Meet Pranav Mukhi, one of the 10 outstanding kids selected to be a TFK Kid Reporter this school year. Pranav is 10 years old and lives in South Setauket, New York. He loves to swim and hopes to interview Olympian Michael Phelps one day.
Finalists in the TFK Kid Reporter contest were judged on a number of factors. One of their assignments was to write an article about a hometown hero. Pranav’s story is about kids who started a fundraising event in his community. You can read it below. We’ll be introducing the rest of the TFK Kid Reporter squad throughout September.
“Lemonade stand, lemonade stand!” shouted kids from the “S Section” of Stony Brook, a town on Long Island, New York.
It was a scorching afternoon in the summer of 2012 when 11-year-old Maddie Mastriano and her 8-year-old brother, Joseph, set up a lemonade stand with several other children on their block. After hours of selling lemonade, the group earned $15. “Instead of trying to split $15 among 20 kids, we decided to donate it somewhere,” Joseph says. “Maddie and I talked about it and decided on Stony Brook Children’s Hospital.”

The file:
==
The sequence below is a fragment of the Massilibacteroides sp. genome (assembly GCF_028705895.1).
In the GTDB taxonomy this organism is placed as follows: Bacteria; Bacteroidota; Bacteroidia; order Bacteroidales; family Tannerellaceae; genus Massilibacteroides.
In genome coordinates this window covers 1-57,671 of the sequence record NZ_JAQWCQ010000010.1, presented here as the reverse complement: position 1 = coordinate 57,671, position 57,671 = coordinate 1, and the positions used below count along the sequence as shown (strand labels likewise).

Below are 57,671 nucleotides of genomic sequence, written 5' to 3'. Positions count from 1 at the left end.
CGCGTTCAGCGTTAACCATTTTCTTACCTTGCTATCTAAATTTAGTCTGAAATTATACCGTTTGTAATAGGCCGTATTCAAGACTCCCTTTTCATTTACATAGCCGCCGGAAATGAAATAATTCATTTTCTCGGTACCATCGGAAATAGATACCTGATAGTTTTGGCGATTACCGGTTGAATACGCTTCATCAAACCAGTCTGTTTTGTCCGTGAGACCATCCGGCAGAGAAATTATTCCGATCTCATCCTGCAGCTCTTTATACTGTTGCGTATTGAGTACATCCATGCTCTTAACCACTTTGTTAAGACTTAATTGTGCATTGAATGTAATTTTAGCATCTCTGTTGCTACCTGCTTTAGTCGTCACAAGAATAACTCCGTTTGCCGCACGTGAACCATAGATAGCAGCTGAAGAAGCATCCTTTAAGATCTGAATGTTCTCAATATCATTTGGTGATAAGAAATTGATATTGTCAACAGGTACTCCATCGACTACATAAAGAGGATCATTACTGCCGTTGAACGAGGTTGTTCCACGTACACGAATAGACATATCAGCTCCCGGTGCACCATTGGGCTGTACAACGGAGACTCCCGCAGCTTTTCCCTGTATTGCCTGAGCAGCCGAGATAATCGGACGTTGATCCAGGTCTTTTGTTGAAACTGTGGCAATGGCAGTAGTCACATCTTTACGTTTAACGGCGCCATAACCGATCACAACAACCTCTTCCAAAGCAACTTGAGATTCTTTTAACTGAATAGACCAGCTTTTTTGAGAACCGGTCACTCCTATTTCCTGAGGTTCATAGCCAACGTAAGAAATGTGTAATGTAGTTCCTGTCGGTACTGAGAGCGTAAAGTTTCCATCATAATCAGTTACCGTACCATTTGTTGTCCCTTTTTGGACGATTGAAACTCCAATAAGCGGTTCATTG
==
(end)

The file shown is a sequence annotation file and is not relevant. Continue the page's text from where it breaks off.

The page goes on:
Maddie and Joseph donated to the Child Life Program at Stony Brook Children’s. “We oversee all of the services that help kids cope with illness and hospitalization,” says Joan Alpers, the Child Life Program director. “Our medicine, so to speak, is to help children take hospitalization—a really strange and sometimes scary experience—and feel like they are able to master it and learn from it.”
Little did Maddie and Joseph know that their donations to the Child Life Program would grow to more than $100,000 in eight years. The original S Section Kids Lemonade Stand is now known as the Three Village Kids Lemonade Stand, a popular community event hosted every summer at R.C. Murphy Junior High School, in the Three Village Central School District.
To raise awareness of their cause, Maddie and Joseph use social media. They created a wildly popular trend in the Three Village community called the Easy Peasy Lemon Squeezy challenge. Participants must bite into a lemon and nominate others to do the same. Thanks to this idea, donations skyrocketed. Neil M., a student at Ward Melville High School, did the challenge with his marching band. “To me, the challenge is a reminder that students in the Three Village community are involved and love to give back,” Neil says.
Megan S., a Ward Melville alumna, agrees. “I participated in this challenge with the Key Club two years in a row,” she says. “It always feels good to see a peer helping the community, so it was super inspiring.”